Bible Study: From Grace to Peace

 

Bible Study Question – Romans 5:1-11

Give a definition for the word “grace.” How does your definition fit into 1 Corinthians 15:10?

What does faith do for us? Verses 1,2; Psalm 9:9-10; 1 Chronicles 20:20; Matthew 17:14-20; Hebrew 11:1-3; Ephesians 2:8, 6:16; 1 John 5:13-15

What is the “hope of the glory of God” that Paul refers to in vs. 2? Matthew 16:27;            Romans 8:16-19, 23; 1 Corinthians 15:42-44; Colossians 3:4; 1 John 3:2

 What terms does Paul use to describe our condition prior to salvation? verses. 6,8,10. In your own words, summarize what these terms tell us about man’s condition apart from Christ.

How is God’s love for us so amazingly different than any human love? Verses 6-8 (Expand on this)

What are the benefits that this passage tells us we receive through Christ? Verses 1,2.9,10,11

 Paul speaks of the sufferings Christians encounter in vs 3. Where else do we hear of these tribulations? Matthew 13:21; John 16:33; Acts 14:22; 2 Corinthians 4:17; 6:4; 7:4; 8:2; Colossians 1:24; 1 Thessalonians 1:6; Hebrews 10:33; 2 Timothy 3:12. What, therefore, should we expect?

An end to suffering is NOT one of the things we are promised. How is it possible to rejoice in suffering?

What does it mean to be “reconciled” to God? Verses 10-11; Ephesians 2:14-16; Colossians

1:19-20

 Other versions translate the word weak in verse six as powerless, which is a more common translation. What are we powerless to do?

What does it mean that Christ died “at the right time”? Verse 6; Galatians 4:4-5; Hebrews 9:24-26

 The work of Jesus Christ on Calvary is the basis of all spiritual blessings as mentioned in verse 6-8. What does this do for us? 1 Corinthians 1:30-31; Ephesians 1:15-23, 3:14-19; Colossians 1:17-22, 2:1-3, 3:1-4

 What has the blood of Jesus Justified us from? Romans 1:18 Describe what you think this wrath looks like?

What does reconciliation with God mean to you? How would you explain this to a non-believer?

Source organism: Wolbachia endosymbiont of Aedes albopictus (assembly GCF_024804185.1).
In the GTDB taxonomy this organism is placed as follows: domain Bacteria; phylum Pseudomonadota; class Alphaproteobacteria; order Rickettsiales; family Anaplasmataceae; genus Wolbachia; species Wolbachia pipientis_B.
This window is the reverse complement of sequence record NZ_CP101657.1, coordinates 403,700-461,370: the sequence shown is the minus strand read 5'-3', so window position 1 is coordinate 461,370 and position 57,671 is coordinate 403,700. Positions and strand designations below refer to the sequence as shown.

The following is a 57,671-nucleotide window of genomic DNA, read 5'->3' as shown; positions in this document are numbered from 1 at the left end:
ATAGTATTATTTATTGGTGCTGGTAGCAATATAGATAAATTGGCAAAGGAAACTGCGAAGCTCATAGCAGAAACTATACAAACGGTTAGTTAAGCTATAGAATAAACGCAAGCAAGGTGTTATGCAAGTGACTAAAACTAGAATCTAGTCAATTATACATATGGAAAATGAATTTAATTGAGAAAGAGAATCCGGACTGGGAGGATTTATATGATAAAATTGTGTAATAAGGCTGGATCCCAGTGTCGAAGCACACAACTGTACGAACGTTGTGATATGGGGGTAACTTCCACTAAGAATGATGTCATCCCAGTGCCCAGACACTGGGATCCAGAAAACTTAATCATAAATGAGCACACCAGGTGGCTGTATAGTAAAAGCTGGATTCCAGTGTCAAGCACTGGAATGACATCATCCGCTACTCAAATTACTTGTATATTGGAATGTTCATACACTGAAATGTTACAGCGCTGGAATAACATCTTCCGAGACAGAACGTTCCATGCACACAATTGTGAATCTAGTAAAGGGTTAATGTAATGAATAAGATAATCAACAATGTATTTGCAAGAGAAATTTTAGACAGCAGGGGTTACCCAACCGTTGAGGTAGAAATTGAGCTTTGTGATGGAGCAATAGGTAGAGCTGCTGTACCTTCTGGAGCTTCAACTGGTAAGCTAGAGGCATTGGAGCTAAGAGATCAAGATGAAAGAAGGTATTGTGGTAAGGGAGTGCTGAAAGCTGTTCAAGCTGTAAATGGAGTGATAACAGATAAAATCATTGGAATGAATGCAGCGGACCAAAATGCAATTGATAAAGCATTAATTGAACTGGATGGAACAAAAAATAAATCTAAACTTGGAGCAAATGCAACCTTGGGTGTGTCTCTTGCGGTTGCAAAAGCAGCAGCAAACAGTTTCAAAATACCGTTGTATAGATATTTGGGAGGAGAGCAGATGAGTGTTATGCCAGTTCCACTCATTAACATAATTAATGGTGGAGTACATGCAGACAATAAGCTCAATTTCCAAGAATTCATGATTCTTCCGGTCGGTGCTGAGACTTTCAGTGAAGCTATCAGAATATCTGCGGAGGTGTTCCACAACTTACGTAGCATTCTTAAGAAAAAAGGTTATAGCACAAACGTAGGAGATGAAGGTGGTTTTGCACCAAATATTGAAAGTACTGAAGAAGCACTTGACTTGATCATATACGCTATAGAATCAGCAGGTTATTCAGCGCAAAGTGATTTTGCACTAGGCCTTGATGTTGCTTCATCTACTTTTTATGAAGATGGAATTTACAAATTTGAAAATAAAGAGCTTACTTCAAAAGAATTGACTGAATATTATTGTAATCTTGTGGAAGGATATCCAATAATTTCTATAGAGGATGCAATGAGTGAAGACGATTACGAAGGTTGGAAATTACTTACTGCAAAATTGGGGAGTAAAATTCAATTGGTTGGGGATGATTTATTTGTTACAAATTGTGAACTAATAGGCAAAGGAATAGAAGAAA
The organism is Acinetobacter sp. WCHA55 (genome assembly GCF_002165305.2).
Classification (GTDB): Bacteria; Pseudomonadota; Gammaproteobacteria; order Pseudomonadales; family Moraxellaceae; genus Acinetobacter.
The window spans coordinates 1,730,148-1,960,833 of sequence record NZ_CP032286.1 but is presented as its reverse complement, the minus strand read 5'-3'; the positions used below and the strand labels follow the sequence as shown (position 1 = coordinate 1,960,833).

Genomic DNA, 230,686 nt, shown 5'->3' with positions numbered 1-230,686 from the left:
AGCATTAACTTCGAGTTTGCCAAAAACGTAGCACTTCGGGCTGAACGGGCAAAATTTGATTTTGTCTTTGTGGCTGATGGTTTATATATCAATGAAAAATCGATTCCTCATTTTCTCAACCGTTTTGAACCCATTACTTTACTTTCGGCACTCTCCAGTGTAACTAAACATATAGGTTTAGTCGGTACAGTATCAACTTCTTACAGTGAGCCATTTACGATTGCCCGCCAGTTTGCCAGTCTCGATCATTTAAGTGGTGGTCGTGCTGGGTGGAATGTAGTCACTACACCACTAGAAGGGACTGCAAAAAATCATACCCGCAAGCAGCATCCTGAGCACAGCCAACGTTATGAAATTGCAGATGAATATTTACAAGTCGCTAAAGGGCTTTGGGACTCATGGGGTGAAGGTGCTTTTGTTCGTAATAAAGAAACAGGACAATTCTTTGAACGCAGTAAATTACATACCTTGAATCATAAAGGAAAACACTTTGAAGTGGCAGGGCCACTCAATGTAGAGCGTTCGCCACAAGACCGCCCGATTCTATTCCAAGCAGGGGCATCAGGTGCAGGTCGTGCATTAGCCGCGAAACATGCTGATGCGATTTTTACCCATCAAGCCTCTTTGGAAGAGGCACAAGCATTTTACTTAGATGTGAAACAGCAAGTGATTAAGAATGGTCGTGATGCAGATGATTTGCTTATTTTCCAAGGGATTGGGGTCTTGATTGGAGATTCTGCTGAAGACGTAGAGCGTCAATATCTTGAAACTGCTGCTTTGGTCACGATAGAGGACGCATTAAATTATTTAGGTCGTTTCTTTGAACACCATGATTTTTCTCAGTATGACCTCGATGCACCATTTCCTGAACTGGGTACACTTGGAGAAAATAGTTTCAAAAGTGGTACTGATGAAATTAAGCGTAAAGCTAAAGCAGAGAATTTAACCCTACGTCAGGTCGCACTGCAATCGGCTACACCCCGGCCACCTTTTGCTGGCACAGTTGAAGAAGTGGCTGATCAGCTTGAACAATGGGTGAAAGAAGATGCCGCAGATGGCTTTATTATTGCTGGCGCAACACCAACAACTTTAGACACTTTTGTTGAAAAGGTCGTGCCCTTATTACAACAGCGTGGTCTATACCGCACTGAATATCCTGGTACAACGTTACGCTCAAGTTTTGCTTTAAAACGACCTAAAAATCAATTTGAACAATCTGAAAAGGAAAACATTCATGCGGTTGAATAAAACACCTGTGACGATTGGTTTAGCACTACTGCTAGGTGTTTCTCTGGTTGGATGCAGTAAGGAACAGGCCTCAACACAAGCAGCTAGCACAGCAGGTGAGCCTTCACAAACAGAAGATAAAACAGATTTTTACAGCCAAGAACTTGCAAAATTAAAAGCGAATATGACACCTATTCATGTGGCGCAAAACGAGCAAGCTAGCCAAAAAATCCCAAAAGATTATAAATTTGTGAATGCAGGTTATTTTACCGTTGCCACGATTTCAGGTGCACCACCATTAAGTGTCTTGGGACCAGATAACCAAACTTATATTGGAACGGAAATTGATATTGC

The word that is translated “grace” in the New Testament comes from the Greek word “charis,” from which we get charity.  Here is how Zondervan’s NIV Bible Software Library describes this word:  “The biblical concept of grace is much greater than is suggested in the common definition of “unmerited favor.” “Grace” is a word that expresses a radical view of life and of relationship with God.  Grace teaches that God’s attitude toward us is one of acceptance and love; knowing God’s heart, we can “approach the throne of grace with confidence” (Heb 4:16) with every sin and need.  Grace is a dramatic statement about the human condition. Each person is helpless, trapped in sin and incapable of pleasing God or winning his favor.  Grace is a proclamation. It is the triumphant announcement that God in Christ has acted and has come to the aid of all who will trust him for their eternal salvation.  Grace is a way of life. Relying totally on Jesus to work within us, we experience God’s own unlimited power, vitalizing us and enabling us to live truly good lives…grace is not simply a basic orientation to relationship with God. It is also a practical approach to living the Christian life. This aspect of grace helps us to understand the warning found in Gal 5:4, that those “who are trying to be justified by law have been alienated from Christ; [they] have fallen away from grace.” Any attempt by believers to struggle toward a life of goodness by works of the law means a return to the futile way of religion. It involves reliance on ourselves and an abandonment of reliance on Christ, who alone can enable us to live righteous lives. We cannot approach Christian experience from the old perspective, for grace and religion are contradictory. We can only live by full commitment to the way of grace and all that grace involves.”

 (Note:  Bible study materials are gathered from various resources, i.e. Bible.org)

 

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